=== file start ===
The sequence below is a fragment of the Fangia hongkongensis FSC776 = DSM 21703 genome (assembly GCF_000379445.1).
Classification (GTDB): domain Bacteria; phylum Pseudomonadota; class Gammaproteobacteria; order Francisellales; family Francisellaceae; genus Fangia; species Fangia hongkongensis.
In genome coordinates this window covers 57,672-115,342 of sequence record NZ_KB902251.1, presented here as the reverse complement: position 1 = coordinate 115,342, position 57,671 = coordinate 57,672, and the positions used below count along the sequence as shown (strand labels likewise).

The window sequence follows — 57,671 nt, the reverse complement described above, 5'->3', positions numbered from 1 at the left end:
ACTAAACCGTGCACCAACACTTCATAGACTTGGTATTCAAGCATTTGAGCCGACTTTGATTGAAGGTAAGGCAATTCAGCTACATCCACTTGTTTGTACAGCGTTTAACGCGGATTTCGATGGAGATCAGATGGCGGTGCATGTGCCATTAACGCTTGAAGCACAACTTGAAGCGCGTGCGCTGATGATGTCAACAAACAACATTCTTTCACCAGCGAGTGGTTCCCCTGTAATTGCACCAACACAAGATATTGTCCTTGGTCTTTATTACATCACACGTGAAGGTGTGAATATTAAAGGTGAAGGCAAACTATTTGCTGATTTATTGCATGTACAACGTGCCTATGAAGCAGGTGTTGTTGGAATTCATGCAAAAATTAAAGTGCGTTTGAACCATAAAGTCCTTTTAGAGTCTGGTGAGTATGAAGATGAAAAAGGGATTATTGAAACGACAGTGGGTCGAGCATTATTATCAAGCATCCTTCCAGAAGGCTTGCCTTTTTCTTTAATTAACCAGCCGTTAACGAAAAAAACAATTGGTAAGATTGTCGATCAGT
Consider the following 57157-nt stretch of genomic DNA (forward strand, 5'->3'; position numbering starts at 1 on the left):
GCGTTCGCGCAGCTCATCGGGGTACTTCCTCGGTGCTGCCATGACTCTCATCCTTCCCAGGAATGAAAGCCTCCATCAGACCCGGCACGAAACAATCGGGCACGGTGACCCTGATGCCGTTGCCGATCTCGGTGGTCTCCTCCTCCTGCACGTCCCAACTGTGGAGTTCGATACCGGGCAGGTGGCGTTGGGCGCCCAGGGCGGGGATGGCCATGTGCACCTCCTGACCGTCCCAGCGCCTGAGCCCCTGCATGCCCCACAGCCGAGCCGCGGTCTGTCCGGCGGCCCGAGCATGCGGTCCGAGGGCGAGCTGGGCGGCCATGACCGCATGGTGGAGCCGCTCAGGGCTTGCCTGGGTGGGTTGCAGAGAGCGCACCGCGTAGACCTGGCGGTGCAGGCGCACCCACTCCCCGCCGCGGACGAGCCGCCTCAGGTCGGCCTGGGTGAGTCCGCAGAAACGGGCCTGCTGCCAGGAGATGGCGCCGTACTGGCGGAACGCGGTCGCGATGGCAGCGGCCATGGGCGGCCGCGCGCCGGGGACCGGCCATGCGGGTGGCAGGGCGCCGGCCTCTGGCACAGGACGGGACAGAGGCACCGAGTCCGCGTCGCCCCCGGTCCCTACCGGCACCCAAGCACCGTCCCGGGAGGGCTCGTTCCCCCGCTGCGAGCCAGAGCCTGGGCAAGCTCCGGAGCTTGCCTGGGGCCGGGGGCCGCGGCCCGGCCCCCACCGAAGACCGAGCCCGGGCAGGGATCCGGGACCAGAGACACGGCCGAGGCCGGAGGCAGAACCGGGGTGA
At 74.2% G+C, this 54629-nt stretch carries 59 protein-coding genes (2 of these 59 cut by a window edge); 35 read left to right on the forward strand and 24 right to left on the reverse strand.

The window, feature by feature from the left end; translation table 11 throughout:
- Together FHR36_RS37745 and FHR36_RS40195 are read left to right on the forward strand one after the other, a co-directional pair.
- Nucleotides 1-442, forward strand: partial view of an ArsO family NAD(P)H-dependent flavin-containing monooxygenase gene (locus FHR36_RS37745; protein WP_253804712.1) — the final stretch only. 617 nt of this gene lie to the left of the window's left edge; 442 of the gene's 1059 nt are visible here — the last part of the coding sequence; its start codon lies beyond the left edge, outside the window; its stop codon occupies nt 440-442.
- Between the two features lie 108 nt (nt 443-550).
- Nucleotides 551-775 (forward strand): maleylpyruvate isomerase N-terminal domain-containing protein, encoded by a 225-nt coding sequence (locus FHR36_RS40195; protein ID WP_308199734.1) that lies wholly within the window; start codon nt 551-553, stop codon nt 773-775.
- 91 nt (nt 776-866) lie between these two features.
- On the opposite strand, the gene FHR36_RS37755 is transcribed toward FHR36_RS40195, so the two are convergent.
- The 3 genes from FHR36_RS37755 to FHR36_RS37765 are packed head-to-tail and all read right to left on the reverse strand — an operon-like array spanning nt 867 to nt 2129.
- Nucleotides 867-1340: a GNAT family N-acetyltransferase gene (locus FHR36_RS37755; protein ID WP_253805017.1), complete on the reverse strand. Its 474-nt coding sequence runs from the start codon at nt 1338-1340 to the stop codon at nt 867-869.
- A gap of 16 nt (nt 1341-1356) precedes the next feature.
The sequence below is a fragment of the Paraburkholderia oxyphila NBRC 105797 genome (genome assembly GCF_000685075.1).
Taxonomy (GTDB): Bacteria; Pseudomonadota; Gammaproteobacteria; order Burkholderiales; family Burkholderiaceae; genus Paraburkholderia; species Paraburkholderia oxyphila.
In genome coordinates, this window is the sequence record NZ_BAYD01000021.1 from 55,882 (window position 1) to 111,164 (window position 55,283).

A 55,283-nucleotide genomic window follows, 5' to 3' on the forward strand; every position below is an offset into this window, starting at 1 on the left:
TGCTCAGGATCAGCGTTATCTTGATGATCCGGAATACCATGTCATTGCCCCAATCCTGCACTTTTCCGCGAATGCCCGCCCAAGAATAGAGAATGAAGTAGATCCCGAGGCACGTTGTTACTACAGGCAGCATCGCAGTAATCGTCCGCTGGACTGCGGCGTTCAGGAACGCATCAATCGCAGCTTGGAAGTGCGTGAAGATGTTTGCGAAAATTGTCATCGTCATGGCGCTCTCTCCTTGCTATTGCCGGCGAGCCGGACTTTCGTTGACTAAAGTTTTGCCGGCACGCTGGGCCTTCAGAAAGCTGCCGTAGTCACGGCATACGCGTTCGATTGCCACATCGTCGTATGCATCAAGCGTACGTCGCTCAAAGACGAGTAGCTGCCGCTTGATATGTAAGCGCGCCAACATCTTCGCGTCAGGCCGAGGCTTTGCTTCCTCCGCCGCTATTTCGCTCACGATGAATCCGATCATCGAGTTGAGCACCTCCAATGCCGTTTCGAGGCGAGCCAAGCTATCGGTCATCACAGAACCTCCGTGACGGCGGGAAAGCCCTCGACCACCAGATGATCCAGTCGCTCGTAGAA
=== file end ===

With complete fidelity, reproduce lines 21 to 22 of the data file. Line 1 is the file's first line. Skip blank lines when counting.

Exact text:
In genome coordinates, this window is the sequence record NZ_BAYD01000021.1 from 55,882 (window position 1) to 111,164 (window position 55,283).

A 55,283-nucleotide genomic window follows, 5' to 3' on the forward strand; every position below is an offset into this window, starting at 1 on the left: